There were atrocities, too: in 1864, Confederates slaughtered black prisoners of war at Fort Pillow (historians once disputed this brutal act of cold-blooded
murder, but most scholars accept it as true today). Although Trudeau sometimes sacrifices his narrative drive to excessive
detail, Like Men of War remains a compelling book full of strong battle scenes.
Reading: Uncle Tom's Cabin (Wordsworth Classics), by Harriet
Beecher Stowe (Author). Description: Edited and with
an Introduction and Notes by Dr Keith Carabine, University of Kent
at Canterbury. Uncle Tom's Cabin is the most popular, influential
and controversial book written by an American. Stowe s rich, panoramic novel passionately dramatizes why the whole of America is implicated in and responsible for the
sin of slavery, and resoundingly concludes that only 'repentance, justice and mercy' will prevent the onset of 'the wrath
of Almighty God!'.
Reading: Team of Rivals: The Political Genius of Abraham Lincoln (944 pages) (Simon & Schuster). Description:
The life and times of Abraham Lincoln have been analyzed and dissected in countless books. Do we need another Lincoln biography? In Team of Rivals, esteemed historian Doris Kearns Goodwin proves that
we do. Though she can't help but cover some familiar territory, her perspective is focused enough to offer fresh insights
into Lincoln's leadership style and his deep understanding
of human behavior and motivation. Goodwin makes the case for Lincoln's
political genius by examining his relationships with three men he selected for his cabinet, all of whom were opponents for
the Republican nomination in 1860: William H. Seward, Salmon P. Chase, and Edward Bates. Continued below...
all accomplished, nationally known, and presidential, originally disdained Lincoln for his backwoods upbringing and lack of
experience, and were shocked and humiliated at losing to this relatively obscure Illinois lawyer. Yet Lincoln
not only convinced them to join his administration--Seward as secretary of state, Chase as secretary of the treasury, and
Bates as attorney general--he ultimately gained their admiration and respect as well. How he soothed egos, turned rivals into
allies, and dealt with many challenges to his leadership, all for the sake of the greater good, is largely what Goodwin's
fine book is about. Had he not possessed the wisdom and confidence to select and work with the best people, she argues, he
could not have led the nation through one of its darkest periods. Ten years in the making, this engaging work reveals why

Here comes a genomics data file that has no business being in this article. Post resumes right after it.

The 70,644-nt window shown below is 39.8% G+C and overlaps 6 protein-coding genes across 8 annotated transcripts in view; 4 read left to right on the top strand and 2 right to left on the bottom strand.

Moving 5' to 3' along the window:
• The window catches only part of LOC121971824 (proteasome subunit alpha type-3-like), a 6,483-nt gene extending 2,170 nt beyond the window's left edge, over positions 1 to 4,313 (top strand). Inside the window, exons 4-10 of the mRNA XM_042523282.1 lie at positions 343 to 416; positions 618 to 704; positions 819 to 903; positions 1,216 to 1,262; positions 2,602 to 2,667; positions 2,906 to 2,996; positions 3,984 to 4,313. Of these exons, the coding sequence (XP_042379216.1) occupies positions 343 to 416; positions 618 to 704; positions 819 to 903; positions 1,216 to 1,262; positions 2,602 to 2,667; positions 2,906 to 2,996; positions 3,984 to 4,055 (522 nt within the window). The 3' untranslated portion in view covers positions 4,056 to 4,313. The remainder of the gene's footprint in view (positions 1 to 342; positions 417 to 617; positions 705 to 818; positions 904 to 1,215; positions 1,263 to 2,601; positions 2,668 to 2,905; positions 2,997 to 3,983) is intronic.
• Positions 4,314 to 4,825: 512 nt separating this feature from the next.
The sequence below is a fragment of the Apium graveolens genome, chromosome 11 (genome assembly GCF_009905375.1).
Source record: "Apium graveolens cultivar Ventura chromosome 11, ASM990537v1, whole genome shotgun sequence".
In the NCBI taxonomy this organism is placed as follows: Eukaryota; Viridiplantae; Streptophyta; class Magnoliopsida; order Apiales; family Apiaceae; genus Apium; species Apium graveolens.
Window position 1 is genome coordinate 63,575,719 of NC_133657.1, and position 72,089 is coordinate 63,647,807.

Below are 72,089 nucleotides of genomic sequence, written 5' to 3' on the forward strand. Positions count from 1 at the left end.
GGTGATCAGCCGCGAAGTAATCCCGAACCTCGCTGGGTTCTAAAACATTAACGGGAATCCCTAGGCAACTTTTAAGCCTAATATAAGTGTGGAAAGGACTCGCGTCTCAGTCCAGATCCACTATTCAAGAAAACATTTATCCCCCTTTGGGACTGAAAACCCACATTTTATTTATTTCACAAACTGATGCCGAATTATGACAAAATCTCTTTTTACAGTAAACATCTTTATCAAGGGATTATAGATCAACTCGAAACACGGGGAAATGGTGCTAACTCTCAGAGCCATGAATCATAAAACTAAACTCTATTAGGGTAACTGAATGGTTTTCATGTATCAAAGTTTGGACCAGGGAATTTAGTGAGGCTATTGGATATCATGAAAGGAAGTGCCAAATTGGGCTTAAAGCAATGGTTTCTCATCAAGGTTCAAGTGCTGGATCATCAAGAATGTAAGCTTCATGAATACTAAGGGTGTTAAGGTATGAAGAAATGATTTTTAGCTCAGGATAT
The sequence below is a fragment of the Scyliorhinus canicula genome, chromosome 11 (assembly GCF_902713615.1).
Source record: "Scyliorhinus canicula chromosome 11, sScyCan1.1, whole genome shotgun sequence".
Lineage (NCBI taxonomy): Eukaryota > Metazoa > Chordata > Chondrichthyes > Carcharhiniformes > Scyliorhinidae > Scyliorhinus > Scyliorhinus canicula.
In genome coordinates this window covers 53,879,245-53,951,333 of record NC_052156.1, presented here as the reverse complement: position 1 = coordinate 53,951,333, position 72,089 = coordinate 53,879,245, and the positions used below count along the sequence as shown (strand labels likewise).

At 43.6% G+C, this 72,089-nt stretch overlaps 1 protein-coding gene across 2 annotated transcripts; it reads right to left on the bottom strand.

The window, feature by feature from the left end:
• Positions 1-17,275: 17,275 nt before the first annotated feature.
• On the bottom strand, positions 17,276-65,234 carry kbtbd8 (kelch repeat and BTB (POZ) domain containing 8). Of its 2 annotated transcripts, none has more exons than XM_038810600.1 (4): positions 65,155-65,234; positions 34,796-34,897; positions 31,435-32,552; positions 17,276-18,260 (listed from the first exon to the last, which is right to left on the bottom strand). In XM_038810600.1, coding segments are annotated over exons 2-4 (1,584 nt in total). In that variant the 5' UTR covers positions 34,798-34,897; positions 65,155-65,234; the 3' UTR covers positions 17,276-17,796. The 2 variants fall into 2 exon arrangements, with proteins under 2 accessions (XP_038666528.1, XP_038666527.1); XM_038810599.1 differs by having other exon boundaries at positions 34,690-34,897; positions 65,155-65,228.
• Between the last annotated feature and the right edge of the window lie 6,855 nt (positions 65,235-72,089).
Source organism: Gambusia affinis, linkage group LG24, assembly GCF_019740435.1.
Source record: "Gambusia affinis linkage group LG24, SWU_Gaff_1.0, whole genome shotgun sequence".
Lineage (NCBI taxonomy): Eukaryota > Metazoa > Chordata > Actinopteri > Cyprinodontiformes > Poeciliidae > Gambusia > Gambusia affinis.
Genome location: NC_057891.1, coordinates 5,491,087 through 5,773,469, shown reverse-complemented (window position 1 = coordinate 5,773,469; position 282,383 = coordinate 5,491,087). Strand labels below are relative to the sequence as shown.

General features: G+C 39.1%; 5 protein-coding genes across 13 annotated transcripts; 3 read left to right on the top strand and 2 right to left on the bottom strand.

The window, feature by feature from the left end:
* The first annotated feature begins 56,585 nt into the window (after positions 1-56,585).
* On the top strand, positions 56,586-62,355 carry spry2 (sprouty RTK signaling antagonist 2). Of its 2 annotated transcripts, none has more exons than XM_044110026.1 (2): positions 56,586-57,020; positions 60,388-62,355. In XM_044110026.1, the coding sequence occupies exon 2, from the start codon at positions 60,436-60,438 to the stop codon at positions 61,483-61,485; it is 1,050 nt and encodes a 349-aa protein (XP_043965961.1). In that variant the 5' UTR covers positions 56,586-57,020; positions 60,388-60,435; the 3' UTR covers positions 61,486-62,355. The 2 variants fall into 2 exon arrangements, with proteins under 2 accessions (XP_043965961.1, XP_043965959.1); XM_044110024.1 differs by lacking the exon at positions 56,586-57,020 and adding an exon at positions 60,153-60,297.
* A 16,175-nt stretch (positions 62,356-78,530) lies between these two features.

"Lincoln's road to success was longer, more tortuous, and far less likely" than the other men,
and why, when opportunity beckoned, Lincoln was "the best
prepared to answer the call." This multiple biography further provides valuable background and insights into the contributions
and talents of Seward, Chase, and Bates. Lincoln may have been "the indispensable ingredient
of the Civil War," but these three men were invaluable to Lincoln
and they played key roles in keeping the nation intact.
NEW! Recommended Reading:
The Radical and the Republican: Frederick
Douglass, Abraham Lincoln, and the Triumph of Antislavery Politics. Review From Publishers Weekly: The perennial
tension between principle and pragmatism in politics frames this engaging account of two Civil War Era icons. Historian Oakes
(Slavery and Freedom) charts the course by which Douglass and Lincoln, initially far apart on the antislavery spectrum, gravitated
toward each other. Lincoln began as a moderate who advocated banning slavery in the territories while tolerating it in the
South, rejected social equality for blacks and wanted to send freedmen overseas—and wound up abolishing slavery outright
and increasingly supporting black voting rights. Conversely, the abolitionist firebrand Douglass moved from an impatient,
self-marginalizing moral rectitude to a recognition of compromise, coalition building and incremental goals as necessary steps
forward in a democracy. Continued below...
views on race were essentially modern; the book is really a study through his eyes of the more complex figure of Lincoln.
Oakes lucidly explores how political realities and military necessity influenced Lincoln's
tortuous path to emancipation, and asks whether his often bigoted pronouncements represented real conviction or strategic
concessions to white racism. As Douglass shifts from denouncing Lincoln's foot-dragging to
revering his achievements, Oakes vividly conveys both the immense distance America
traveled to arrive at a more enlightened place and the fraught politics that brought it there. AWARDED FIVE STARS by americancivilwarhistory.org